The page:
Approximately 300 million people worldwide are color blind. A majority of these people are male. What is color blindness? Why does it happen? What should we do about it? Sugar Mill Montessori School offers answers to these questions and more.
One of the early concepts we teach our children is color. At preschool age (and earlier), they are routinely asked to identify red, yellow, and blue, the primary colors. They then progress to green, purple, orange, and more.
It’s very difficult to identify color-blindness in young children because we can’t tell if they simply don’t know the name of a color, or there’s an issue with their vision. For example, a five-year-old boy may frequently mistake purple for blue or vice versa. Deep blue and purple crayons look a lot alike. Is he confused, or does he see no difference in the crayons?
It is important to note that men are much more likely than women to be color blind. About 8% of all men and 0.5% of all women are affected.
Color Blindness Testing
The most widely used test for color blindness is the Ishihara Color Vision Test. Named after a Japanese ophthalmologist, the test consists of a series of circles containing patterns of seemingly random colored dots.
While you can perform a preliminary screening at home on a computer, the results will not be definitive due to variations in color representation. Your pediatrician can accurately assess color vision during an office visit.
Types of Color Blindess
The most common is red-green color blindness. Deuteranopia makes green look reddish. Protanopia makes red look less bright and more green. Tritanopia makes it difficult to tell the difference between blue and green – and yellow and pink – and makes colors less bright.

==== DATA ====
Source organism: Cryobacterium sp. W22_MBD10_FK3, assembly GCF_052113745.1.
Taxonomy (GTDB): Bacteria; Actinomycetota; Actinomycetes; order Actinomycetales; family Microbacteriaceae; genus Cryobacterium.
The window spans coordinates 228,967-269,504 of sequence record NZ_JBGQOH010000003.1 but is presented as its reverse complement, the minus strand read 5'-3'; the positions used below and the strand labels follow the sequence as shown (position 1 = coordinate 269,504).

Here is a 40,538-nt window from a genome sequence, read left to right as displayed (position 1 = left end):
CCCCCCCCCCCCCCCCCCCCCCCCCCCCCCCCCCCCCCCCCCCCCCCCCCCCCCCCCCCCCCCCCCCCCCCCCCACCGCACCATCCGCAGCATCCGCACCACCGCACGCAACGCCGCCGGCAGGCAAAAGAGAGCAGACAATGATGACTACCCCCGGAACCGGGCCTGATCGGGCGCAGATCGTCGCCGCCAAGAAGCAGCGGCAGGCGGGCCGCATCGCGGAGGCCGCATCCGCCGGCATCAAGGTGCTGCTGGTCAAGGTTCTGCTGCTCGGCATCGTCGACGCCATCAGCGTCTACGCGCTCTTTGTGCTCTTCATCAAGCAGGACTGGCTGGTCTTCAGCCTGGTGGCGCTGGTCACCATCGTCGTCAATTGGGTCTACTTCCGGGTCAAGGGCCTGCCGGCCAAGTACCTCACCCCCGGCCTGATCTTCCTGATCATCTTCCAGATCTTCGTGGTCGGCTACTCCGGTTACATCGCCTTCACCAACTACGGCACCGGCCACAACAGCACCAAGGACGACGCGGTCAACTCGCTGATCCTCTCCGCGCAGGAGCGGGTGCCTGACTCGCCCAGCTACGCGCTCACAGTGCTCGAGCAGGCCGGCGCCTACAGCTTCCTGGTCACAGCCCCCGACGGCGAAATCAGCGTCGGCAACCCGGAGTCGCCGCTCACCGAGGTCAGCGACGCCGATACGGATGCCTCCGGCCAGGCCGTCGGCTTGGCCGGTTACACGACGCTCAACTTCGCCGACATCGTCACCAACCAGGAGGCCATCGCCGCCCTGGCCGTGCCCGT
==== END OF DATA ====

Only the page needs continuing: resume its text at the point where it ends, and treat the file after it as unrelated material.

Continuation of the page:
There are other, less common types of color blindness, such as monochromatism, dichromatism, and anomalous trichromatism, which your doctor can explain in detail.
Implications of Color Blindness
As you can see in the image above, a child with red-green color blindness (deuteranopia or protanopia) sees red as brownish-green, green almost the same as red, and blue and purple both look blue.
In toddlers and preschool-age children, this will affect color identification. They will struggle with differentiating certain colors and shades. The implications of this are far-reaching.
Teachers often use colors when teaching. Games, color-by-number, and other activities use colors as part of the activity. If your child cannot see the colors, a teacher may think they don’t know their colors or that they are not following directions.
For example, if a teacher uses colors on a smartboard or overhead projector to signify different stages in problem-solving, the color blind child will lose that part of the instruction. A physical education teacher may have red or green tops to identify teams. All teachers should be aware of your child’s problems.
Because your child can not see colors the same way everyone else does, they likely won’t understand why they are being told they are incorrect.
What You Can Do
- Ensure that your pediatrician tests your child for color blindness.
- Inform your child’s teachers, including special area teachers (physical education, etc.) that your child is color blind and will need cues that are not based on colors.
- You may need to do this yearly to make sure new teachers are aware.
- Find out how teachers will help your child during exams or other times they need color awareness.
- Make sure crayons and markers have color names on them.
- Use colors you know they can see.
- Encourage your child to let you know if they are experiencing difficulties related to their color blindness.
- Discuss the issue with your pediatrician.
As always, if you have any questions, contact us!